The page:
The Norwegian Nobel Committee awarded the Peace Prize for 2014 to Satyarthi and Malala Yousufzai “for their struggle against the suppression of children and young people and for the right of all children to education,” a statement said.
Showing great personal courage, 60-year-old Kailash Satyarthi, “maintaining Gandhi’s tradition, has headed various forms of protests and demonstrations, all peaceful, focusing on the grave exploitation of children for financial gain. He has also contributed to the development of important international conventions on children’s rights”.
Satyarthi runs the Bachpan Bachao Andolan NGO that works for child rights, specially bonded labour.
Prime Minister Narendra Modi Friday congratulated Indian child rights activist Kailash Satyarthi for winning the Nobel Peace Prize, saying that he devoted his life to a cause “extremely relevant to entire humankind”.
“Congratulations to Kailash Satyarthi on being awarded the Nobel Peace Prize. The entire nation is proud of his momentous achievement,” he said in a tweet.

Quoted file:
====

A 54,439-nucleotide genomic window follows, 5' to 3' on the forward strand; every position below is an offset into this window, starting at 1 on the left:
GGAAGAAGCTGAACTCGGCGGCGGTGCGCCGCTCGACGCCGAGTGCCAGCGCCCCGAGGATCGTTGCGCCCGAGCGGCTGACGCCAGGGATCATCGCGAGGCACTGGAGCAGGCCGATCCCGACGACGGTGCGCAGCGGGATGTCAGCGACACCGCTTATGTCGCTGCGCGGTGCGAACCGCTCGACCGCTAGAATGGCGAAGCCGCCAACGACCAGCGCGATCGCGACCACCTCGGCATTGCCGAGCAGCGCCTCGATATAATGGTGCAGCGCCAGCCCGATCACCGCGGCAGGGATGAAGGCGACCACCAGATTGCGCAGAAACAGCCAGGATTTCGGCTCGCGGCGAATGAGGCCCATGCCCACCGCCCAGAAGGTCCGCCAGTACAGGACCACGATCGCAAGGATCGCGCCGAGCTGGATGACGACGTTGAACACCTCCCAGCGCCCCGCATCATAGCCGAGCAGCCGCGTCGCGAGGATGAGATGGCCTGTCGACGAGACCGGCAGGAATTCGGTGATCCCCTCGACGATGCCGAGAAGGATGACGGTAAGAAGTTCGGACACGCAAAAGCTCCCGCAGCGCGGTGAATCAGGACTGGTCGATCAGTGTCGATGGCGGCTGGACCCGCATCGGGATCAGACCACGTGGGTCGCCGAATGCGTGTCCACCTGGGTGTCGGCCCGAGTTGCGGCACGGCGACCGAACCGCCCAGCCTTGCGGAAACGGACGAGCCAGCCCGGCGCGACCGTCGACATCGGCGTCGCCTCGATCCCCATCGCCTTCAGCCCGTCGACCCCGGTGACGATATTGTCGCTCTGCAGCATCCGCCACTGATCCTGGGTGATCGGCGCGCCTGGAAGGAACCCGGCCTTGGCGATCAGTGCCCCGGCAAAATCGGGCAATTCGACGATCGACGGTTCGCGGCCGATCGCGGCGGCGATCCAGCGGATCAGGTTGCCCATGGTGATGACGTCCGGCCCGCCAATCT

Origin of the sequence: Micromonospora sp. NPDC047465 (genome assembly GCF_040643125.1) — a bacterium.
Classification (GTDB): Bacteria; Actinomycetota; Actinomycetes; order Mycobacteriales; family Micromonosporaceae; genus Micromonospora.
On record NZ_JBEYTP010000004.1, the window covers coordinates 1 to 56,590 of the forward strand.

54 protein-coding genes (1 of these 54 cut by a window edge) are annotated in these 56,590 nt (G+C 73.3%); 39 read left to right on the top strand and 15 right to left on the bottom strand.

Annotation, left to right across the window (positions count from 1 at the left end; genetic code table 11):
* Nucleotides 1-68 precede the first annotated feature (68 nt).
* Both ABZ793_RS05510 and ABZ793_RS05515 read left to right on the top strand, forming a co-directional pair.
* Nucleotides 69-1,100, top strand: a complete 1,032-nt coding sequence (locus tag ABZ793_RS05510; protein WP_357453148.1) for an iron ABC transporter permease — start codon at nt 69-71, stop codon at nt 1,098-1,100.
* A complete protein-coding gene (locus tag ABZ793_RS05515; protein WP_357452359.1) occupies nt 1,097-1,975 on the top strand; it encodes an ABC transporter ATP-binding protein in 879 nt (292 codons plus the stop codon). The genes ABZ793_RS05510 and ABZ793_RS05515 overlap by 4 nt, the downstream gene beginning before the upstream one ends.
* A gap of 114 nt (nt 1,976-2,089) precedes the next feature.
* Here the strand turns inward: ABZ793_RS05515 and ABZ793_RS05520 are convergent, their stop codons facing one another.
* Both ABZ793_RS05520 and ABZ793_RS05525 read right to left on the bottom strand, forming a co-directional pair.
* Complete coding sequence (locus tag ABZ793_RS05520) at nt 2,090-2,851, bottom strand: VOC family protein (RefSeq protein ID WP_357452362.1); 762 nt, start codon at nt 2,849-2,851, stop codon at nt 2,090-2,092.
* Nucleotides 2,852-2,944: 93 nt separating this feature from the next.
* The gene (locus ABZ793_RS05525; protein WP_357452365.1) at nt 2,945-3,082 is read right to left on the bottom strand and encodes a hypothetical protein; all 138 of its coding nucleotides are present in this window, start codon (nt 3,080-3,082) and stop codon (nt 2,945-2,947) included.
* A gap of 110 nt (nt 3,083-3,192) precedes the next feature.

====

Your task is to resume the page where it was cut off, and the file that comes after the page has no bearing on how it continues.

“Kailash Satyarthi has devoted his life to a cause that is extremely relevant to entire humankind. I salute his determined efforts,” he added.
Modi also congratulated Pakistani girl child education campaigner Malala Yousufzai, saying her “life is a journey of immense grit and courage”.
Despite her youth, the committee said, Malala has “already fought for several years for the right of girls to education, and has shown by example that children and young people, too, can contribute to improving their own situations”.
“This she has done under the most dangerous circumstances. Through her heroic struggle she has become a leading spokesperson for girls’ rights to education,” it added.
Malala was shot by a Taliban gunman as she took a bus home from school in Pakistan’s northwest region in October 2012. She was flown to Britain for specialised treatment shortly after the attack.
The Nobel Committee regards it “as an important point for a Hindu and a Muslim, an Indian and a Pakistani, to join in a common struggle for education and against extremism”.
It highlighted that there are 168 million child labourers around the world today. In 2000 the figure was 78 million higher. The world has come closer to the goal of eliminating child labour.